My Lady, My Love

    This is a short writing exercise in which I borrowed liberally from another work, revising and paraphrasing the content while adhering to the lyrical style of the original piece. The original text is from a book entitled The Virgin’s Promise by Kim Hudson, in which the author demystifies the complexities of the archetypes and clearly outlines the steps of a Virgin’s Journey to realize her dream.  I was deeply moved upon reading this passage for the first time and could not help relating it to the Male and Female lead characters in my fictional romance, The Flamebearer. The purpose of this exercise was to try on the prose style of a writer I admire by applying it to my own content and genre. *Disclaimer: I am in no way attempting to pass off Kim Hudson’s writing as my own. The piece serves as an exercise only and is not designated for publication in any of my books.

Ciaran & Evaine_04_18_2017_007
Original Illustration by Cabbie Glass created and rendered in Daz Studio

 

As I go into her, she pierces my heart. As I penetrate further, she exposes me, lays my soul bare. By the time I have reached her moist, exquisite center, I am weeping openly. I feel I have known her all my life. She reveals truths to me and these truths are revelations, and with each discovery I am transformed. Each time I go inside her I am reborn like this. Her healing washes over me, her wounds penetrate me, and I become aware of all we have allowed to come between us. Now my body reaches for hers, and in the body’s language, we speak effortlessly, and I learn that she never fails me in her presence. . .

This woman is my sister, my lover, my wife. Through her grace, her silent courage, I feel how loved I am. We admire the strength in each other and remember all we have lost, all we have suffered, all we know, and we are stunned by this beauty. We vow never to forget: what I am to her, what she is to me.

Welsh Language Pronunciation Guide:

Celtic Fire

The Welsh language uses a few letters not found in English

Consonants: As in English, with a few exceptions:

  • The Welsh “c” is always hard, as in “care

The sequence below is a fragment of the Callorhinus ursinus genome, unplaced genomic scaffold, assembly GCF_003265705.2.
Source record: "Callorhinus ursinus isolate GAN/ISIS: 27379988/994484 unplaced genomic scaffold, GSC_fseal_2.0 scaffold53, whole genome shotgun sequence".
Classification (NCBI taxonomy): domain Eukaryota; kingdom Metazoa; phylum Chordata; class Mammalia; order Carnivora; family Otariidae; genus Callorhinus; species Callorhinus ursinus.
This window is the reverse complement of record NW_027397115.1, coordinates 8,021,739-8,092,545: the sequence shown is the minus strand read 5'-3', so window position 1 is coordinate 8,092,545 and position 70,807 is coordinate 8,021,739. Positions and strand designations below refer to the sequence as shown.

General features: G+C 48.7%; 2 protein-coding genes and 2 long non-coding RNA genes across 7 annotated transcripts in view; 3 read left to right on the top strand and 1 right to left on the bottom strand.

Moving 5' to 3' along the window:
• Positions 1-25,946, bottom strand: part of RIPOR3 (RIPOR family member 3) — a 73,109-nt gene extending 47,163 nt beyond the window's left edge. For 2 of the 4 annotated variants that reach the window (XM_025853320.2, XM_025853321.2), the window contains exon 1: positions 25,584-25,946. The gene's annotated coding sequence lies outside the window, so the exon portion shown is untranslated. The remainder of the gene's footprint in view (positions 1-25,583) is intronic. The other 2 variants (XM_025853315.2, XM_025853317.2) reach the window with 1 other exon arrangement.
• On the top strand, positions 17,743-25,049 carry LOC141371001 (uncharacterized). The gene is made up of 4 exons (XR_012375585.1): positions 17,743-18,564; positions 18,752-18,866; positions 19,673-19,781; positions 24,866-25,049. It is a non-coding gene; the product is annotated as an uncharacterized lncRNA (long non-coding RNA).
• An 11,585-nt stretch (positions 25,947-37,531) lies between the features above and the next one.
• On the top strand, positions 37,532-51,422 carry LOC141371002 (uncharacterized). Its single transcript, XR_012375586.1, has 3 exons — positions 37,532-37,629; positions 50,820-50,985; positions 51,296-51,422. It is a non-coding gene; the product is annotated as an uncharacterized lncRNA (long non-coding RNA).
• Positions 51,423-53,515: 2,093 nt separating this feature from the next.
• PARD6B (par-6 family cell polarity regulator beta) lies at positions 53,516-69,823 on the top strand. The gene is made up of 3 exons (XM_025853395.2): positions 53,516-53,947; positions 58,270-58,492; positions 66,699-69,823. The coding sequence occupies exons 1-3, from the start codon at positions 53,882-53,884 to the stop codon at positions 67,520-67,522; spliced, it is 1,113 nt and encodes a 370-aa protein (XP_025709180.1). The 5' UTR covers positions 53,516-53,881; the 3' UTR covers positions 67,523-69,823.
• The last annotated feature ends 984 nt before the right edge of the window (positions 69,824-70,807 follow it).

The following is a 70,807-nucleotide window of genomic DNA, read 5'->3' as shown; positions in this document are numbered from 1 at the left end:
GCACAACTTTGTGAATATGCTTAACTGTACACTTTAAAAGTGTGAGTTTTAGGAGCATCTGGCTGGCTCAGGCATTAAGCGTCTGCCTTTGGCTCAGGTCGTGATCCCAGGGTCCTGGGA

• “ch”, as in the Scottish “loch” or the German “bach
  • “dd”, as in the English “them
  • The Welsh single f, a soft “v” sound, as in the English “David
    The Welsh “ff”, as in “farm
  • The Welsh “g” is also always hard, as in “garden.”
  • The famous Welsh “ll”, something like “thl
  • The Welsh “rh”,  something like “hr”
  • The Welsh “s” as in “sin
  • The Welsh “th” as in “thistle

 

Vowels: Roughly as in continental languages:

  • a: father
  • e: met
  • i: pin, sometimes like the “e” in “me
  • o: not
  • u: pin
  • w: as in “book”, but consonantal (as in root”) before vowels (except y) and in
  • Gwylim, Gwenllian, Gwydion
  • y: sum; (Cymru); sometimes as in “slid” (Gwydion)

Diphthongs: Usually as a combination of two vowels:

  • ae, ei, eu, ey”: tiger
  • aw: out
  • oe: oil
  • wy: dewy. Following g or at the beginning of a syllable: win
  • However, gwy: gooey

The emphasis is generally on the penultimate syllable

  • Ciaran: KEA-rn (don’t forget to trill the “r” in both first and last names)) ap MOR-gun
  • Cei: KAY
    Robyn ap Gryffin: Same as in the English Robin ap GRIFF-in (ap means “son of”)
    Ifanwy: e-VON-wee
    Evaine: e-VANE
  • Bach: as in Johann Sebastian
  • Gwylim: Goo-WILL-im (William)
  • Rhiannon: Rhee-ONN-on
    Tomas: TOM-as (Thomas)
    Gwenllian: GWEN-thlee-an
    Dafydd: DAV-ith; pronounced as in lavender (David)
    Hywell ap Gruffydd: HOW-ethl ap GRIFF-ith
    Iolo: YO-lo
    The Bruce: Just as in English, but with a pronounced trill
    Bwcca: BOO-ka (rhymes hookah)
  • Bri Leith: Bree-LAY-th
  • Caer Blaen: Kire Bline
  • Narberth: Just as it looks
  • Castell y Arberth: The Welsh spelling; Cas-TETHL ee AR-berth
  • Deganwy: Deg-ANN-wee
  • Gwynedd: GWIN-eth